Pulp 121

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Pulp 121

Hey everyone! Hope you’re all having a grand ol’ time. This week, I’m spending most of my time hibernating; the joys of mid-semester breaks at uni. Naturally, any time off I have is spent digging up new comics for you all to try out. This week, I’ve picked up volume 1 of Black Hammer, by Jeff Lemire (Green Arrow, Sweet Tooth). I’m not generally a massive fan of works from the Dark Horse stable (hurr, horse puns) but Lemire won me over pretty quickly with this off-beat, quirky superhero story.

A long time ago, Spiral City was home to heroes. They fended off crisis after crisis, taking down nefarious villains and alien monsters time after time. After one final crisis, and the defeat of the Anti-God, they vanished, as if they were never there at all. The rest of the world thinks they’re dead, but the heroes, aged and worn down, are still alive. Trapped in a small town seemingly in the middle of nowhere, they’ve been forced to take residence in a small farm on the outskirts of town. Abraham Slam, the former Captain America analogue, tries his best to hold his ramshackle family together, but as time goes on and their imprisonment continues, the cracks are starting to show. With that being said, when your family consists of an alien warlord from Mars, a 55 year old woman stuck in the body of a 9 year old, a hyper-advanced robot, an insane, inter-dimensional adventurer and a swamp witch, you’ve got one hell of a job to keep things under control.

Black Hammer is most assuredly a superhero story, but not in the ways you’d expect. Like how Identity Crisis dealt with the human impact of a murder in the Justice League family, Black Hammer is more about the familial bond between the heroes themselves. Abraham Slam’s attempts to corral his former colleagues into some semblance of a family make up the core story of the first volume, and their own ways of dealing with the 10 year anniversary of their confinement. The reason for them being trapped is never really explained, but the consequences of trying have apparently been severe enough to prevent them from trying more than once. The characters themselves are fantastic, and Lemire’s exploration of their ways of coping with their imprisonment makes for a great story. Most of the characters are analogues of famous heroes from DC and Marvel – as I said before, Slam is essentially Captain America, “Golden” Gail is basically a half-drunk Mary Marvel and Barbalien/Mark Markz is an obvious reference to Martian Manhunter.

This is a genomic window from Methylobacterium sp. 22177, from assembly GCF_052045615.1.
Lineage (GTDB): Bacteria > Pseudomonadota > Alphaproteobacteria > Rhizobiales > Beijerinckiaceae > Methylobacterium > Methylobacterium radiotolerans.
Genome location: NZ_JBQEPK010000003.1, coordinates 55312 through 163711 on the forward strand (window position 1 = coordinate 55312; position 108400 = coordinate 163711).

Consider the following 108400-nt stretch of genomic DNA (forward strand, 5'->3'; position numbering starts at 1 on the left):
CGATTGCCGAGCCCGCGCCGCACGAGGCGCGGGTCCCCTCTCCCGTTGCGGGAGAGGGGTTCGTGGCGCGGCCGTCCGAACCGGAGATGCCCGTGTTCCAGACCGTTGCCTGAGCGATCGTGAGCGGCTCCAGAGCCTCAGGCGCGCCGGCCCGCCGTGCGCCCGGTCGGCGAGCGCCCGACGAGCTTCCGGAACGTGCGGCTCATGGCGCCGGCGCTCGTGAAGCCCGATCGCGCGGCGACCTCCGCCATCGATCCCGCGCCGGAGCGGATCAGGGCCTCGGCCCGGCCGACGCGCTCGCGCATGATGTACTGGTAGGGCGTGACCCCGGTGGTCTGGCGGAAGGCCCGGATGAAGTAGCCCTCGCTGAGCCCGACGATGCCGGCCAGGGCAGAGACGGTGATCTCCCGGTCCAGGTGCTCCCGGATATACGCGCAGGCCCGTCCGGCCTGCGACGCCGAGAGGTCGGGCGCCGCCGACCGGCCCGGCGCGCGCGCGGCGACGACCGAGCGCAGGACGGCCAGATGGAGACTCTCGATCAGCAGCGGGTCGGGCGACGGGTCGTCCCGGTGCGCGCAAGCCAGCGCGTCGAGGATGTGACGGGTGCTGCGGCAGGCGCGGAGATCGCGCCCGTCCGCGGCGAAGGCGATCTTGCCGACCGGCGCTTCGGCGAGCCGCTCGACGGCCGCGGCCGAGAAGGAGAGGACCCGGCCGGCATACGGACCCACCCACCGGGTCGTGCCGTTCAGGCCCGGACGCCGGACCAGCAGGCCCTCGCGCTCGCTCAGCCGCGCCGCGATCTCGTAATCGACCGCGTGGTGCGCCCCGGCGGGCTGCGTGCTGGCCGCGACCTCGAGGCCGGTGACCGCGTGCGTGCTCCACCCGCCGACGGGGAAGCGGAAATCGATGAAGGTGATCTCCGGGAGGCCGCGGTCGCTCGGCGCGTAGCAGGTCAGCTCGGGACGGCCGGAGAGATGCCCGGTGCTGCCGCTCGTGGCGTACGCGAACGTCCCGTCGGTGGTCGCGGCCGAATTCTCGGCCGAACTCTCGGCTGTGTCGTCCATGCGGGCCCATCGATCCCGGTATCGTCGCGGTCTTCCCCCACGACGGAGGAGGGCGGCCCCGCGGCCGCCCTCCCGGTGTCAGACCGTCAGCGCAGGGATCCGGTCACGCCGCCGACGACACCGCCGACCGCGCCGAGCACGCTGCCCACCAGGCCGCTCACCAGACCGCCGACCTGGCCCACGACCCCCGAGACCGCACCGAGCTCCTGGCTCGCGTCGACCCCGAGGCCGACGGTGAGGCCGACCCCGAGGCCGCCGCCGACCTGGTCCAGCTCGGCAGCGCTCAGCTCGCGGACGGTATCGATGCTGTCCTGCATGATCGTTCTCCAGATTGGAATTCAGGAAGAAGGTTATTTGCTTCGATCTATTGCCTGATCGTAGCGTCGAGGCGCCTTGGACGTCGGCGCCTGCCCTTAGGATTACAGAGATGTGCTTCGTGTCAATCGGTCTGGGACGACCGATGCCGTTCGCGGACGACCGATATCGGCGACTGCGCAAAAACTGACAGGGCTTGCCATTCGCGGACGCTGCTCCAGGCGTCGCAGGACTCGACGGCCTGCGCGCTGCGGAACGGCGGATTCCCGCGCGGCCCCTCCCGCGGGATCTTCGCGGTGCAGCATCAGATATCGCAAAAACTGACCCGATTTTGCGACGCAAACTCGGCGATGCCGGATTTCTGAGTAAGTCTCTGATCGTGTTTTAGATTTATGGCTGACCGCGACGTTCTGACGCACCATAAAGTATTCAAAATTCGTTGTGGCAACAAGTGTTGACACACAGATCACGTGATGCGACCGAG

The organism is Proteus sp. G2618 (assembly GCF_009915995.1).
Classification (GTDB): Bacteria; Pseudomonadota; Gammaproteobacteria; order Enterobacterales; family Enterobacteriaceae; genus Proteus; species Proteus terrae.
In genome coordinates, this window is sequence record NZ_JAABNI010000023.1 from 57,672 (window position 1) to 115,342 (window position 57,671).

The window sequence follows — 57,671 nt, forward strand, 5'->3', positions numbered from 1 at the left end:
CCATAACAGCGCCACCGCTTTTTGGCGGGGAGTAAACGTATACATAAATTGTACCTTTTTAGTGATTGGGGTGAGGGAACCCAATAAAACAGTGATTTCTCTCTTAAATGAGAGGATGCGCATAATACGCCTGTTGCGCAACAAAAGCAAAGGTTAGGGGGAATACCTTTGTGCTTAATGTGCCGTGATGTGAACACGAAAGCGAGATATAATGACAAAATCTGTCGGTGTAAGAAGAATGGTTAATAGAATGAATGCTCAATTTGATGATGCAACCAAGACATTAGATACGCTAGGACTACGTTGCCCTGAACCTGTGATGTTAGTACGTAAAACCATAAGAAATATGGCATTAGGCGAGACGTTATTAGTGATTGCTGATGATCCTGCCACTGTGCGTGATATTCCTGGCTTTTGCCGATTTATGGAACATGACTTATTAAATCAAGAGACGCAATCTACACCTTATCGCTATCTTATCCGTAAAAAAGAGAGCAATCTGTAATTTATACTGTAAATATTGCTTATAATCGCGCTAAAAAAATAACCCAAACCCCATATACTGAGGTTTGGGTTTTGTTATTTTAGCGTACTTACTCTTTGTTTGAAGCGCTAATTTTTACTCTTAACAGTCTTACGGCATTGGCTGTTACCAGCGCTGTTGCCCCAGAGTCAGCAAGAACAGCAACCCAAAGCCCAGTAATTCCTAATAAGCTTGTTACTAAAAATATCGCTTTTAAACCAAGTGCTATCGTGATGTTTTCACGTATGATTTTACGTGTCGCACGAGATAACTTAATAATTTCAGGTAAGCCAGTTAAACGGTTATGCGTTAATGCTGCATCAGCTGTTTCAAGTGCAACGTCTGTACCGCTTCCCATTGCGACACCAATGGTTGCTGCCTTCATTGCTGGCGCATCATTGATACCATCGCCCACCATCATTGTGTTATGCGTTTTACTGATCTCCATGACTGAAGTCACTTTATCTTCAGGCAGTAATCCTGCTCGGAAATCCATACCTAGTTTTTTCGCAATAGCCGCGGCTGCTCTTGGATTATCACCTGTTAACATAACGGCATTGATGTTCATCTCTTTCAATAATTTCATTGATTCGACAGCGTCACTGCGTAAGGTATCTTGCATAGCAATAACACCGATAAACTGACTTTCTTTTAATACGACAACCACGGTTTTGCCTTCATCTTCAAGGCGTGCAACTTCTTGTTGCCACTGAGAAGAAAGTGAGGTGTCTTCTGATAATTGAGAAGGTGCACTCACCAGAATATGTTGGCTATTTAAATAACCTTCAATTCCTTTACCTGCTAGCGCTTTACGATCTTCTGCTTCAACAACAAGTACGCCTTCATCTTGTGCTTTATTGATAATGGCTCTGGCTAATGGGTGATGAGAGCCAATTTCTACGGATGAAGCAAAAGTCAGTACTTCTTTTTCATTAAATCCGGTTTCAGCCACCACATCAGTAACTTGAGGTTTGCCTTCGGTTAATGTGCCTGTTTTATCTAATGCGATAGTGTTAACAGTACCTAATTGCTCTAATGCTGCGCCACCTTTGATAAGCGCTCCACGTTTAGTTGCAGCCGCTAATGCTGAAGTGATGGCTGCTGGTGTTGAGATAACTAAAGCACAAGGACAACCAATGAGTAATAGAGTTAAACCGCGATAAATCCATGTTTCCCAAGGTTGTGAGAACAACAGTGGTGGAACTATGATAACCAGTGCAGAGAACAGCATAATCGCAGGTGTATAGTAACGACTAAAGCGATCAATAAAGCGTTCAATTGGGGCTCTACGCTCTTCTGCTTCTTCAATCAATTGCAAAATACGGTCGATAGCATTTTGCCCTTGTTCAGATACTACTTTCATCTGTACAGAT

Black Hammer reads as sort of like a cross between Justice League and the X-Files; Colonel Weird’s inter-dimensional sections alone are weird enough to satisfy any sci-fi fan. It’s fairly light on the details with regards to the heroes’ imprisonment, but it’s not really that important; it’s more for setup than anything else, and the stories Lemire tells about each of the heroes’ personal lives is far more important. It’s weird and heart-warming at the same time, and I quickly found myself deeply invested in the outcome; despite their resentment at their situation, Slam and his family have developed ties to the town they seem to despise.

The world that Lemire has built is fantastic, and his exploration of his characters is even more so; if, like me, you love the depth of the greatest heroes around, then Black Hammer is definitely worth your time. Keep an eye on this one, folks; it’s a love letter to the superheroes we adore.

By Alastair McGibbon

Image sourced via Geeks of Doom